E1.2 Digital Electronics I 13.13 Dec 2007 E1.2 Digital Electronics I 13.14 Dec 2007

Circuit Diagram for Bit-serial Adder


Schmitt Trigger
• The 2 numbers to be
SRG8
• Slowly changing input transitions may cause oscillations on
LOAD
added (A0:7 and B0:7) M2
the output of digital devices
are stored in shift CLOCK C1 5V
registers. – EG: inverter input
A7 1,2D
• The bits of A and B are A6 LOAD R 0V
A5 CLOCK C1
presented to a 1-bit A4 5V
A3 1D
adder one bit at a time A2 output
A1
starting with the LSB. A0
Σ 0V
CIN CO
• The flip-flop stores the SRG8 P SRG8
LOAD
carry from the previous M2
Q
Σ • Schmitt Trigger circuits produce “clean” outputs
CLOCK C1 CLOCK C1
summation and is 5V
initialised to 0, ie. B7 1,2D 1D S7 input
CIN=0 for the addition B6 S6 – this is achieve by having different
B5 S5 0V
of the LSBs B4 S4 thresholds for low-to-high and
B3 S3 5V
• After 8 clock periods B2 S2 high-to-low transitions. output
B1 S1
the result is stored in B0 S0
– known as hysteresis 0V
the output shift register
S0:7.
E1.2 Digital Electronics I 13.15 Dec 2007 E1.2 Digital Electronics I 13.16 Dec 2007
FSM Example – Vending Machine Step 2: Draw State Diagram
00/00
• Step 1: Define the problem inputs/output = p20:p10/vend:change
– Accepts 10p and 20p coins S0
– Delivers a can of drink costing 30p
– Provide change where appropriate S1
00/00
S2
p10 vend
coins Input Output Drink & 00/00
FSM
Conditioning p20 change Drivers change
S3

Clock
00/00
• Assumptions:
– One coin at a time • FSM remains in S0 until there is a p20 or p10 input
– Generate pulse p10 or p20 lasting for one clock cycle when coin inserted • S1 represents 10p credit
– vend = 1 for one clock period to deliver a coke • S2 represent 20p credit
– change = 1 for one clock period to return a 10p coin • S3 represent 40p credit

E1.2 Digital Electronics I 13.17 Dec 2007 E1.2 Digital Electronics I 13.18 Dec 2007

Step 3: Reduce state diagram Step 4: Ensure no undefined states

00/00

inputs/output = p20:p10/vend:change inputs/output = p20:p10/vend:change 00/00


S3
S0 xx/00
01/00
01/10 10/00 S0
10/10 01/00
S1 10/11 01/10 10/00
00/00 S2
00/00
01/00 S1 10/10 10/11
00/00 S2
00/00
• Two states are said to be equivalent if they have 01/00
– identical next states
– Identical outputs

• Therefore S3≡S2

E1.2 Digital Electronics I 13.19 Dec 2007 E1.2 Digital Electronics I 13.20 Dec 2007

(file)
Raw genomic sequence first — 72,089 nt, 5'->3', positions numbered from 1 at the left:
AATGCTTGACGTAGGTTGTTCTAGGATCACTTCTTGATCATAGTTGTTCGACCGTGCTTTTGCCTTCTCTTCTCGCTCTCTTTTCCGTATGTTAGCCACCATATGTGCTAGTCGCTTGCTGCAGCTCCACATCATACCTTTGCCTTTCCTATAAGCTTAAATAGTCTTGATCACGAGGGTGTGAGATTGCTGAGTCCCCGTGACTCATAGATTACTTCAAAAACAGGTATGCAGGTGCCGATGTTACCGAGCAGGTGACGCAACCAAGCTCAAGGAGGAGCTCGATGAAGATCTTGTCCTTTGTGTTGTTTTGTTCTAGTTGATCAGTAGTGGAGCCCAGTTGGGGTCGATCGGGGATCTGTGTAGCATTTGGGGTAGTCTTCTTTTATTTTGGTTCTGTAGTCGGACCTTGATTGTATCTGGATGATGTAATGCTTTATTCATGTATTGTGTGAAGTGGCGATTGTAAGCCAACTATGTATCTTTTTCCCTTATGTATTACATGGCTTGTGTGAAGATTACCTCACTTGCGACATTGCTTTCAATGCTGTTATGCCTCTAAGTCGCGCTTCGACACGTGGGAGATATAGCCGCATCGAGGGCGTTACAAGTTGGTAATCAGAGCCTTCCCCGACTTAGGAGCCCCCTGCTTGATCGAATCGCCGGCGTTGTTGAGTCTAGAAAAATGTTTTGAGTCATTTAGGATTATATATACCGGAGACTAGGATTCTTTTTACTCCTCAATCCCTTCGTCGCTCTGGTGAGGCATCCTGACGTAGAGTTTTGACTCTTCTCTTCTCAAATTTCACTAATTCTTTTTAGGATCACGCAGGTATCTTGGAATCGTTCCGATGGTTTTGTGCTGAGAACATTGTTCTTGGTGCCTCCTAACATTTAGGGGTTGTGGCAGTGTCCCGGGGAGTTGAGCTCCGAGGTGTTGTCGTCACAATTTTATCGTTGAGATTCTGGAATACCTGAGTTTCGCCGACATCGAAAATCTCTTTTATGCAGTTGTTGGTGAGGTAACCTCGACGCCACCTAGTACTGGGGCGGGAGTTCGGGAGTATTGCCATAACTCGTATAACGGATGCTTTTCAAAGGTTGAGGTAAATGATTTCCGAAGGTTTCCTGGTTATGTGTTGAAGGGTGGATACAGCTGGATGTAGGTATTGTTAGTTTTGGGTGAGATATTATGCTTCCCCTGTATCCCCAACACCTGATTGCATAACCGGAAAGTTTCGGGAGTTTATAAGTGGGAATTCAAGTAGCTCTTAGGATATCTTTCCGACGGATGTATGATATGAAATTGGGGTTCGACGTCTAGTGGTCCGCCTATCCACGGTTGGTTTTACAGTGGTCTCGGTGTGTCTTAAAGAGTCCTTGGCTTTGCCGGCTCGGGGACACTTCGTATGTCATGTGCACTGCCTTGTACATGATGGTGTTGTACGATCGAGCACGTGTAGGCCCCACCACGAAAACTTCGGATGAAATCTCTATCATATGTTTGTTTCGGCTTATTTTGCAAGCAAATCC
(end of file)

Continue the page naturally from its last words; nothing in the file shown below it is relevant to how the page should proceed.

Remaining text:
Step 5: Draw State Transition Table Step 6: Assign binary value to states
S0p = 00
S10p = 01
Outputs S20p = 11 Outputs
Next State
vend: change Sbad = 10 vend: change
Next State n1: n0

Inputs p20: p10 Inputs p20: p10

00 01 11 10 00 01 11 10

S0p S0p,00 S10p,00 xx,xx S20p,00 S0p 00,00 01,00 xx,xx 11,00
Current State

Current State
S10p S10p,00 S20p,00 xx,xx S0p,10 S10p 01,00 11,00 xx,xx 00,10
S20p S20p,00 S0p,10 xx,xx S0p,11 S20p 11,00 00,10 xx,xx 00,11
Sbad S0p,00 S0p,00 xx,xx S0p,00 Sbad 00,00 00,00 xx,xx 00,00

E1.2 Digital Electronics I 13.21 Dec 2007 E1.2 Digital Electronics I 13.22 Dec 2007

Step 7: Hardware design Step 8: Draw Karnaugh Map for each output variable
clock
C1
p20 Inputs p20: p10 Inputs p20: p10
1D vend

Current State s1:s0


Current State s1:s0
p10 Combinational
Logic gates change n1 00 01 11 10 n0 00 01 11 10
n1
n0
s1 00 0 0 x 1 00 0 1 x 1
s0 01 0 1 x 0 01 1 1 x 0
Outputs 11 1 0 x 0 11 1 0 x 0
Next State Inputs p20: p10 vend: change
n1: n0 10 0 0 x 0 10 0 0 x 0
00 01 11 10
Current State s1:s0

00 00,00 01,00 xx,xx 11,00


n1 = s1 s0 p20 p10 + s1 s0 p10 + s1 s0 p 20
01 01,00 11,00 xx,xx 00,10
11 11,00 00,10 xx,xx 00,11 n0 = s0 p 20 p10 + s1 p10 + n1 n0 p 20
10 00,00 00,00 xx,xx 00,00

E1.2 Digital Electronics I 13.23 Dec 2007 E1.2 Digital Electronics I 13.24 Dec 2007
Inputs p20: p10 Inputs p20: p10

Current State s1:s0


Current State s1:s0

vend 00 01 11 10 change 00 01 11 10
00 0 0 x 0 00 0 0 x 0
01 0 0 x 1 01 0 0 x 0

11 0 1 x 1 11 0 0 x 1
10 0 0 x 0 10 0 0 x 0

vend = s1 s0 p10 + s0 p 20 change = s1 s0 p 20

E1.2 Digital Electronics I 13.25 Dec 2007